A lack of information from the Georgia Secretary of State’s office may disrupt the Glynn County Board of Elections’ plans to educate the public on the state’s new voting machines.
State officials announced last month that Georgia will purchase new voting machines for $112 million from the Canada-based Dominion Voting Systems. The purchase is part of an elections overhaul signed into law by Gov. Brian Kemp in April.
Following the bill’s passage, local elections officials began laying the groundwork for a public information campaign to educate voters on how to use the machines in advance of upcoming elections in 2020.
At the board’s Tuesday meeting, Elections and Registration Supervisor Chris Channell said the secretary of state’s office told local officials they would get a few voting machines early for training and public information purposes. Glynn County will not use the new machines in an election until the March 2020 presidential primary.
Two weeks into September, and he’s received no word on when those machines might arrive.
“This is government inaction,” said board member Tommy Clark. “They told us one thing, and now we’re learning the real story.”
Scheduling for poll worker training and public education with the new machines is contingent upon having them. Channell said he can’t begin scheduling until he knows when to expect the machines.
Also, the state now says it won’t be providing privacy protection measures for the voting machines.
In both materials provided by the secretary of state’s office and the proposal from Dominion, Channel said it seemed evident that the state was going to provide either booths for the machines or rolling carts.
Instead, the latest word is that the state will provide tote bags for the touch-screen and power supply components. Dominion does sell privacy screens for its machines, but local boards of elections may be stuck will the bill even for those, Channell said.
“Anyone looking at the proposal would interpret it as we’re getting booths or carts ... Now they say it was just an option,” Channell said.
He’ll know more after a meeting on Thursday with other elections officials in Bacon County, he said, but for now, a lot is up in the air.
If the local board of elections does have to purchase the privacy equipment itself, the county could be out a lot of money, he said.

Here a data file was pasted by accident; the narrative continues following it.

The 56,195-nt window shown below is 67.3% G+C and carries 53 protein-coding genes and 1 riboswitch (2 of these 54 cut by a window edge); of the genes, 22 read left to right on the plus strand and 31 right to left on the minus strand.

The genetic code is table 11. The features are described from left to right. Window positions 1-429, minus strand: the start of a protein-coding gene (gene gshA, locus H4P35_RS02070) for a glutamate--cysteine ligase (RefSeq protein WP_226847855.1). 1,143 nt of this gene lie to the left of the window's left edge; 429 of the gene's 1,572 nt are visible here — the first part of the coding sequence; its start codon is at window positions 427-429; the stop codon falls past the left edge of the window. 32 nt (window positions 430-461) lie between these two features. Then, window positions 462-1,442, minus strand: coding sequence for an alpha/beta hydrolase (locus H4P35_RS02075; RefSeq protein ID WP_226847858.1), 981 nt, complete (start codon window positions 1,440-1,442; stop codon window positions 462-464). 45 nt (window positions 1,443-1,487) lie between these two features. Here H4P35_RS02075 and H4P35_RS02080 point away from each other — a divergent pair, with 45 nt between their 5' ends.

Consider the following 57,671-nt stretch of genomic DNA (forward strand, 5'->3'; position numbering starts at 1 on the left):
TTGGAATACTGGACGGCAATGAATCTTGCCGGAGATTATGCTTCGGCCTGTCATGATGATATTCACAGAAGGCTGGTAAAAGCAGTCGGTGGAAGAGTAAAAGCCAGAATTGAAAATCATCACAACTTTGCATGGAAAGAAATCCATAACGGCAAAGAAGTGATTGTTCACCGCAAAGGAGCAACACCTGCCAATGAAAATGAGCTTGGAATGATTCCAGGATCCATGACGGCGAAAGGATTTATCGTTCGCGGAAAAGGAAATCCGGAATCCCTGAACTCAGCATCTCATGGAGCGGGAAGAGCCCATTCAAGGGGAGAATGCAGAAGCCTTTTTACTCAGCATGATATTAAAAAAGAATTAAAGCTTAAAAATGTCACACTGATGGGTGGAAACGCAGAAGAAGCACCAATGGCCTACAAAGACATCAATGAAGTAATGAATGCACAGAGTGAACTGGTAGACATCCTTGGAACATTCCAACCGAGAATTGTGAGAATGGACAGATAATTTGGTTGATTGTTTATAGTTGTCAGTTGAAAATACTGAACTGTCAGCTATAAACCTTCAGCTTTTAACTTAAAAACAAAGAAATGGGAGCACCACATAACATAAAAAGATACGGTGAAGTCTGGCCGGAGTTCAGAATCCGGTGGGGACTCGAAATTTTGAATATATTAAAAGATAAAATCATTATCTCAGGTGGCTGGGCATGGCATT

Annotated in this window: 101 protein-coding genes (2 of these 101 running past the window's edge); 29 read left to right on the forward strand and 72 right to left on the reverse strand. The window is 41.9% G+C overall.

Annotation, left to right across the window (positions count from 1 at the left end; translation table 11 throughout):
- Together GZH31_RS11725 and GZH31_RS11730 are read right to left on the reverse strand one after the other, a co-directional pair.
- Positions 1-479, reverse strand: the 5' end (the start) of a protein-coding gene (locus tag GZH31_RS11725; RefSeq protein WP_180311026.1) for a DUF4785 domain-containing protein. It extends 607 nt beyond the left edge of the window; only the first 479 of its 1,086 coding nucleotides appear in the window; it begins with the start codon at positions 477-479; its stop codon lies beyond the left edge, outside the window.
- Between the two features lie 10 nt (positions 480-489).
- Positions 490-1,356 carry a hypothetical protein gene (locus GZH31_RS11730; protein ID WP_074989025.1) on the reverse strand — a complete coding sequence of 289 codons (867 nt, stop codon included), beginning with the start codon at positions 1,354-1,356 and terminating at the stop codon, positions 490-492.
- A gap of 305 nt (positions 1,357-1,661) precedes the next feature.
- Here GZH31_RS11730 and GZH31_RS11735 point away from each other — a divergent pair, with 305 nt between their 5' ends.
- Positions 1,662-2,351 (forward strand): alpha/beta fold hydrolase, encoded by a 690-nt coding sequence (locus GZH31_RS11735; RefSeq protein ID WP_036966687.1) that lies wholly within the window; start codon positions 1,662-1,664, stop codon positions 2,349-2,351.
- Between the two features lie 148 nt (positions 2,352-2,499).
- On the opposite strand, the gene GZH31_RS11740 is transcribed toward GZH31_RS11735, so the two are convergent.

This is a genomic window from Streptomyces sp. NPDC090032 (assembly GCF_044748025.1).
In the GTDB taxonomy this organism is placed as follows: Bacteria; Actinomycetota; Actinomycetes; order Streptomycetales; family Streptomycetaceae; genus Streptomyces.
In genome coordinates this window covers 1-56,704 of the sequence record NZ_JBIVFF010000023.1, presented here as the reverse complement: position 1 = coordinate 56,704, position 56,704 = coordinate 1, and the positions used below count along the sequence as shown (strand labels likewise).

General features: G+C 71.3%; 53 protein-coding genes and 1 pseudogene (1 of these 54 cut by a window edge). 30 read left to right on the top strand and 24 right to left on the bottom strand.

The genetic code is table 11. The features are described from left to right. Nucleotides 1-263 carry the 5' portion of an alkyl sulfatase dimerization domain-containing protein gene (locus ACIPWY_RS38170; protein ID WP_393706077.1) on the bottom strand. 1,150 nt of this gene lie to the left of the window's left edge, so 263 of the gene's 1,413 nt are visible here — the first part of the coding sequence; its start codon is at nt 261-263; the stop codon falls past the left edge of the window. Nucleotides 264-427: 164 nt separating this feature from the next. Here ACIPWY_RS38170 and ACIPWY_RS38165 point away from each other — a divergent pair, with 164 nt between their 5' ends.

“Our hands are being tied right now until we get more help from the state. It’s frustrating,” said board Chairwoman Patty Gibson.
In other business, the board continued discussing plans to move three polling places.
The Roosevelt Senior Center wasn’t interested in hosting a polling place, Channell said, which makes moving the polling place out of Burroughs-Molette Elementary School more difficult.
There are some Boys and Girls Club facilities in the area the board can use, however.
Channel said he thinks the elections office has found a good location to move the Oglethorpe Point Elementary School polling place — Golden Isles Presbyterian Church on St. Simons’ north end.
Board member Patricia Featherstone said she’s heard complaints about the distance between the two locations, explaining that they are only two or three miles apart.
Finally, Channell said plans may have been derailed to move the polling places in Marshes of Glynn Baptist Church and CenterPoint Church into Bay Harbor Church of God due to increasing rental fees.
While he’s aware of multiple polling places in other counties that occupy a single building, the secretary of state’s office told him it’s a no-go.
The board could combine the two voting precincts, but Channell said it would be preferable to keep them separate due to the usually high turnout in each.
He’s already found two locations the polling places could move to that would not cost the board any more than it had been paying at the other two churches.
The board will get a list of pros and cons for both options and decide at its next meeting, scheduled for Oct. 8.
During the meeting’s public comment period, Audrey Gibbons asked the board to consider expanding access to early voting.
The board recently voted to extend the hours that early voting polling places are open on Mondays, but Gibbons said the board should also consider opening them on Sundays.
Glynn County saw higher-than-average early voting turnout during the 2018 midterm elections, she said, adding that participation in early voting is only expected to grow. To accommodate everyone who wants to vote early, the board should consider opening the polls on Sundays during the general election in November 2020.
Gibson said the board would take her suggestion under advisement.